Exercise for the heart: signaling pathways

Lichan Tao, Yihua Bei, Haifeng Zhang, Junjie Xiao and Xinli Li _

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Oncotarget. 2015; 6:20773-20784. https://doi.org/10.18632/oncotarget.4770

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Lichan Tao1,*, Yihua Bei2,3,*, Haifeng Zhang1, Junjie Xiao2,3, Xinli Li1

1Department of Cardiology, The First Affiliated Hospital of Nanjing Medical University, Nanjing 210029, China

2Regeneration and Ageing Lab and Experimental Center of Life Sciences, School of Life Science, Shanghai University, Shanghai 200444, China

3Shanghai Key Laboratory of Bio-Energy Crops, School of Life Science, Shanghai University, Shanghai 200444, China

*These authors have contributed equally to this work

Correspondence to:

Xinli Li, e-mail: [email protected]

Junjie Xiao, e-mail: [email protected]

Keywords: exercise, cardiovascular disease, cardiac growth

Received: May 10, 2015     Accepted: July 10, 2015     Published: July 23, 2015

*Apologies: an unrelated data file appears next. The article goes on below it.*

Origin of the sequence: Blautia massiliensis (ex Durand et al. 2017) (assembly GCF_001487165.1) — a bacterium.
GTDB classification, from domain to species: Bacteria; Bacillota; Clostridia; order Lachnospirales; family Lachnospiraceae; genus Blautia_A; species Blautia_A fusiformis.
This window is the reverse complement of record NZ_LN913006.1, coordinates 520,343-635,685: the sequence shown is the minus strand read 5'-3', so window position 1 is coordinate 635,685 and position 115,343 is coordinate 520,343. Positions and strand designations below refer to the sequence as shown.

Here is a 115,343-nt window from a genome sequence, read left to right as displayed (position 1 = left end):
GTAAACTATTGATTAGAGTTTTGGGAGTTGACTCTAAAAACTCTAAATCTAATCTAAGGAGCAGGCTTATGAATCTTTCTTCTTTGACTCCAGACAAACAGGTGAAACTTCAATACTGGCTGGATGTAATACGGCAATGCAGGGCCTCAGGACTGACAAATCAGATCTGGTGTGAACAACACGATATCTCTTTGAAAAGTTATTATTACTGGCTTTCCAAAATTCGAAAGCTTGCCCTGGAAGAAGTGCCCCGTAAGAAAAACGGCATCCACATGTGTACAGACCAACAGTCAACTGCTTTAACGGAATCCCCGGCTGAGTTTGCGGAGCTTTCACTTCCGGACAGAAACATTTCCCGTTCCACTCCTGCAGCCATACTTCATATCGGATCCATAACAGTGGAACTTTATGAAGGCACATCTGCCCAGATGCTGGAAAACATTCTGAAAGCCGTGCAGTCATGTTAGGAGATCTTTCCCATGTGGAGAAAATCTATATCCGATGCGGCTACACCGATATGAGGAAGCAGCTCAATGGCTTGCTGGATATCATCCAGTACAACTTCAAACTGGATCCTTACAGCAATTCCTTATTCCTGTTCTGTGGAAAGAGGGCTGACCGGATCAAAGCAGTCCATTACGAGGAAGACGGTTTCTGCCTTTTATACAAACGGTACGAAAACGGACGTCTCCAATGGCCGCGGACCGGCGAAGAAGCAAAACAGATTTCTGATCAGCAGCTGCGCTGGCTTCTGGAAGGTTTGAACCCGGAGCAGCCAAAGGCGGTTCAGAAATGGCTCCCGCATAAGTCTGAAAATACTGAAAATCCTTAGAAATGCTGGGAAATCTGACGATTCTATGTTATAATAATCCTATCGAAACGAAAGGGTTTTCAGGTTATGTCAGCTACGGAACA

Physical exercise, a potent functional intervention in protecting against cardiovascular diseases, is a hot topic in recent years. Exercise has been shown to reduce cardiac risk factors, protect against myocardial damage, and increase cardiac function. This improves quality of life and decreases mortality and morbidity in a variety of cardiovascular diseases, including myocardial infarction, cardiac ischemia/reperfusion injury, diabetic cardiomyopathy, cardiac aging, and pulmonary hypertension. The cellular adaptation to exercise can be associated with both endogenous and exogenous factors: 1) exercise induces cardiac growth via hypertrophy and renewal of cardiomyocytes, and 2) exercise induces endothelial progenitor cells to proliferate, migrate and differentiate into mature endothelial cells, giving rise to endothelial regeneration and angiogenesis. The cellular adaptations associated with exercise are due to the activation of several signaling pathways, in particular, the growth factor neuregulin1 (NRG1)-ErbB4-C/EBPβ and insulin-like growth factor (IGF)-1-PI3k-Akt signaling pathways. Of interest, microRNAs (miRNAs, miRs) such as miR-222 also play a major role in the beneficial effects of exercise. Thus, exploring the mechanisms mediating exercise-induced benefits will be instrumental for devising new effective therapies against cardiovascular diseases.

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